Filmmaker and humanitarian Steven Spielberg was named today to be the recipient of the 2009 Liberty Medal.

During this morning's announcement at Philadelphia's National Constitution Center, Spielberg was praised not just for such award-winning films as Schindler's List, Amistad and Saving Private Ryan, which explore the human struggle for freedom from tyranny, but for the founding of the Shoah Foundation, which has preserved the stories of thousands of Holocaust survivors.

The prize will be presented Oct. 8 at the center by its chairman, former President Bill Clinton, along with a check for $100,000.

Clinton, who arrived in North Korea today on a surprise mission to win the release of two imprisoned American journalists, said in a prepared statement that he looked forward "to bestowing this award on my friend Steven Spielberg."

Spielberg, who spent part of his childhood in Haddon Township, is probably best known for films such as Jaws, ET, and the Indiana Jones series.

But while interviewing Holocaust survivors for best picture-winner Schindler's List, he became convinced these stories had to be preserved.

So, investing much of his own personal wealth, he started the Shoah Foundation to capture survivor's memories on video, explained foundation board member Stephen A. Cozen, also founder and chairman of the Philadelphia-based law firm Cozen O'Connor.

Spielberg's project has proved to be a "magnificent example of his humanity and goodness," said Cozen, who spoke this morning after Linda Johnson, the Constitution Center's CEO, announced the award.

"The collection - the largest archive of its kind in the world - now stands with 52,000 videos with 105,000 hours of testimony in 32 languages, representing 56 countries," acccording to a statement released by the Constitution Center.

After documenting the Nazi Holocaust, the foundation began working with the Clinton Foundation to record testimony of survivors of the Rwandan genocide.

"It will be a great pleasure for me to receive this award," Spielberg said in a prepared statement. "I am thrilled to be honored by my dear friend, President Clinton, and to be recognized by an organization unprecedented in its devotion to the most revelant and significant document in our nation's history.

"It's truly humbling to be added to the distinguished list of past recipients, a group of men and women whom I deeply admire for the commitment to the educating the world about the importance of freedom and the blessings of liberty."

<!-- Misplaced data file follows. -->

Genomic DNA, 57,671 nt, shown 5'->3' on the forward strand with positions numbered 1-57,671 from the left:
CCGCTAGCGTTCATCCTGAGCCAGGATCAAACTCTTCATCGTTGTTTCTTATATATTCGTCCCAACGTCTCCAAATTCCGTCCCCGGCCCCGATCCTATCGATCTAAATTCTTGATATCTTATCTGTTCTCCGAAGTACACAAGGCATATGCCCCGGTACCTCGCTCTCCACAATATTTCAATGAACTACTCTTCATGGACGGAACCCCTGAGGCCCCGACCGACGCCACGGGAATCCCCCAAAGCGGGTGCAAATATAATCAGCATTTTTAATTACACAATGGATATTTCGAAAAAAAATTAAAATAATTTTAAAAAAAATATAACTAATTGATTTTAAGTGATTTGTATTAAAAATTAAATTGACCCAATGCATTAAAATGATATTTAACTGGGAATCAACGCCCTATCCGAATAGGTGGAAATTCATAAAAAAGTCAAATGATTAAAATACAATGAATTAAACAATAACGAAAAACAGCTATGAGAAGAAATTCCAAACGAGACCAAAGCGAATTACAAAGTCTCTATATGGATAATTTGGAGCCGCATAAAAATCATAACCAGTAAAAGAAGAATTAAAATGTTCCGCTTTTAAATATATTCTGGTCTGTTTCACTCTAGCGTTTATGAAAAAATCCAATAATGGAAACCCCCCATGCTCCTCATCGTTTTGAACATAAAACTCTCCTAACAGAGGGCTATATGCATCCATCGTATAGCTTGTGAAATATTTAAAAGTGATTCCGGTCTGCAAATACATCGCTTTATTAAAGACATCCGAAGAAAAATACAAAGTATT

Clinton himself was an honoree in 2006, along with former President George H.W. Bush, for their fund-raising work on behalf of victims of a tsunami in Southeast Asia and of Hurricane Katrina.

Last year, the honor went to Mikhael Gorbachev, whose reforms as head of the Soviet Union led to the end of the Cold War as democracy spread through Russia and its former satellite states.

In 2007, the prize went to U2 lead singer Bono and the organization he cofounded to fight proverty and illness in Africa.

The prize was created by a group called We the People 2000 to commemorate the 200th anniversary of the U.S Constitution in 1988.

The first Liberty Medal was awarded in 1989 to Lech Walesa, the labor leader who bravely pushed for reforms in Poland.

The Constitution Center has hosted the presentation since 2003, when the award went to Supreme Court Justice Sandra Day O'Connor. A few years ago, the center took over the selection process as well.

Six recipients later won the Nobel Peace Prize, according to the center's Web site,

Past winners2008: Former Soviet Union leader Mikhail Gorbachev.

2007: U2 lead singer Bono and his advocacy organization Debt AIDS Trade Africa (DATA).

2006: Former Presidents George H.W. Bush and Bill Clinton.

2005: Ukrainian President Viktor A. Yushchenko.

2004: Afghan President Hamid Karzai.

2003: U.S. Supreme Court Justice Sandra Day O'Connor.

2002: Secretary of State Colin L. Powell.

2001: U.N. Secretary-General Kofi Annan.

2000: Scientists James D. Watson and Francis H.C. Crick.

1999: South Korean President Kim Dae Jung.

1998: Former U.S. Sen. George Mitchell.

1997: CNN International.

1996: Former Israeli Prime Minister Shimon Peres and King Hussein of Jordan.

1995: Sadako Ogata, U.N. high commissioner for refugees.

1994: Czech President Vaclav Havel.

1993: South Africa leaders F.W. de Klerk and Nelson Mandela.

1992: U.S. Supreme Court Justice Thurgood Marshall.

1991: Former Costa Rican President Oscar Arias and Medecins Sans Frontieres (Doctors Without Borders).

1990: Former President Jimmy Carter.

1989: Polish President Lech Walesa.